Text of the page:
There was one misguided attempt on my part to cut her off cold turkey. In June, I spent three nights in the hospital with a stomach bug of some sort. Lyra was in the hospital with me so she could nurse, but Adriana was at home with her grandma. She fell asleep for those three nights without nursing (but cuddled up with Grandma), so on my first night home, I laid down in her bed with her at bedtime, just like I always do, but this time I refused to nurse her. It was awful. Within a few minutes we were both in tears. Finally I nursed her, sad to not be done, sad to have tried and failed, relieved that it was so easy to make it all better again.

After we moved last summer I began talking to her about weaning. I told her that she was the only one of her friends that still needed “mom milk” to fall asleep, and talked about other ways to fall asleep. On nights when she did fall asleep without nursing (because we were in the car when she fell asleep, or because I hadn’t been home, or because she was tired and fell asleep during her story) I would point it out to her in the morning. Sometime before our move, I suggested that when she was four she wouldn’t nurse any more. I tried to talk about it as casually as possible, and it seemed to work. She began talking about it herself. And it went on for several months like that, and then in December one night she told me that she wouldn’t have milk to fall asleep. I got into bed with her, read her some stories, and then we cuddled up together. After about 15 minutes of tossing around, she told me--on the edge of tears, trying to be brave--that she needed milk after all. I assured her it was fine, and she nursed to sleep. She talked about it in the morning, and didn’t suggest it again.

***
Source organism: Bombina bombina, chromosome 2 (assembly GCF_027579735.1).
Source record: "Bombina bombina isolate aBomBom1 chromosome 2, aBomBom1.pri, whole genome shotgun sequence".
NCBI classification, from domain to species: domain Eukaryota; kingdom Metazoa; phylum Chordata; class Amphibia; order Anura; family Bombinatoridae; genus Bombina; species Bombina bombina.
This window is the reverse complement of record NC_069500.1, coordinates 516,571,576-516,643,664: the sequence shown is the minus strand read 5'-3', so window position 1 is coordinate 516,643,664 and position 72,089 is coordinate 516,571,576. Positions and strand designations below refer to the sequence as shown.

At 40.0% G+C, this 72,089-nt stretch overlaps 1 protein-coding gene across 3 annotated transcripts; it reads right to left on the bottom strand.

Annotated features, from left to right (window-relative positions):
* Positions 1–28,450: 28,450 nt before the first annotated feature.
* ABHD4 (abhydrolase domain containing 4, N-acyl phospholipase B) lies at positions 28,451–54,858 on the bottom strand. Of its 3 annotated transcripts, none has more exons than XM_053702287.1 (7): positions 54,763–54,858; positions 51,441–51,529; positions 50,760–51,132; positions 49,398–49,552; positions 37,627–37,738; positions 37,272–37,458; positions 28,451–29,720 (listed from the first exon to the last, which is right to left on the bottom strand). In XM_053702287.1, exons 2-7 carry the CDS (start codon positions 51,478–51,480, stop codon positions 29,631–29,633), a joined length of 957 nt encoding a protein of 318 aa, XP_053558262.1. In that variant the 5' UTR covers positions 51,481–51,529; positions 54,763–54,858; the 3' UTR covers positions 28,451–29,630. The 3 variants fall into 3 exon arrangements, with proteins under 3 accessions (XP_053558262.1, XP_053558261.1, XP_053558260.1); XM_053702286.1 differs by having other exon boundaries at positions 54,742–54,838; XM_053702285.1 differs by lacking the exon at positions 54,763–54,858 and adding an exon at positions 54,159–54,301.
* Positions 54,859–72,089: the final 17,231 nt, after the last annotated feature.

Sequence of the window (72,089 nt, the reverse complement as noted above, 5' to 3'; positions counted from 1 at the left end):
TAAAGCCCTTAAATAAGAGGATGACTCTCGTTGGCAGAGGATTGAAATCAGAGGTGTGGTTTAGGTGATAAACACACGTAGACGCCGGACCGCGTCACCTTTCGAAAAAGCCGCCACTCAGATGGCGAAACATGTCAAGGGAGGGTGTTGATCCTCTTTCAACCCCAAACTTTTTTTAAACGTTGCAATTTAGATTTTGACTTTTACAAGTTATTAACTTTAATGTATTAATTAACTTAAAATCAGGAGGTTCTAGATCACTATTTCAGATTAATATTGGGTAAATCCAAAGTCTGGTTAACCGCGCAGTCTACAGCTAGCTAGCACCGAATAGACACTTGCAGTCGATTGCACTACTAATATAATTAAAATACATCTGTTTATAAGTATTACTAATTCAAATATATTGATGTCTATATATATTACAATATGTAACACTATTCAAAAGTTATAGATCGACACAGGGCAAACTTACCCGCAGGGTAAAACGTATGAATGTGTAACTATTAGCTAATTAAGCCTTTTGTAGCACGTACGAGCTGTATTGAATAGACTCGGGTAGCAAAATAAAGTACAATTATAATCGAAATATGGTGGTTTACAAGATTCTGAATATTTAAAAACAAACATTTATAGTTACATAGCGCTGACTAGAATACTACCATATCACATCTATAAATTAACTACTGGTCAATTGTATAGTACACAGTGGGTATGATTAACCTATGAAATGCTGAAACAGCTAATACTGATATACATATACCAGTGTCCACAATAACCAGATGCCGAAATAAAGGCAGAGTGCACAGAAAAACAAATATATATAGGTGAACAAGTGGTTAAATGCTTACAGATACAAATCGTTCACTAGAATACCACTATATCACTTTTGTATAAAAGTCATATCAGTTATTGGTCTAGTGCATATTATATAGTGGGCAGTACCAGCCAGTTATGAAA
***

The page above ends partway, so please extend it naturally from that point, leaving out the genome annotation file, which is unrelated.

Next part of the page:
I teased her the night of her fourth birthday about not nursing. She laughed, and said “Maybe when I’m eight,” which gave me a good laugh. But I knew I wasn’t going to cut her off because she had turned four that day. Then one night about a week later, nursing became uncomfortable for me, so I stopped her. She cried and yelled and hit and kicked, and then she fell asleep in my arms. The next night I stopped her before she was asleep. She cried a little, but didn’t throw the same fit as the night before. For two more nights I read her long stories until she fell asleep. On the fifth night she asked to nurse, and I told her that she was four and a big girl, and that I would stay with her as long as she wanted, but I wouldn’t nurse her. And that was it. That was the end.

I had been dreading bedtime. I was done with nursing and waiting for the right time for Adriana. Now bedtime can be so nice. (I won’t say it always is, because, look, she’s four; sometimes she’s going to fight it, no matter how tired she is.) Most nights I just lie in bed with her and read her stories. Sometimes she falls asleep during the story, and other times she just lies in my arms and I rest my face on her hair and feel the moment when her body relaxes and she falls asleep.


leelu said...

My mom nursed my brother and I until we were older too. I think around 3 or 4. I will have to ask her, but I know it was a while. She is convinced that it is why both my brother and I have such strong immune systems.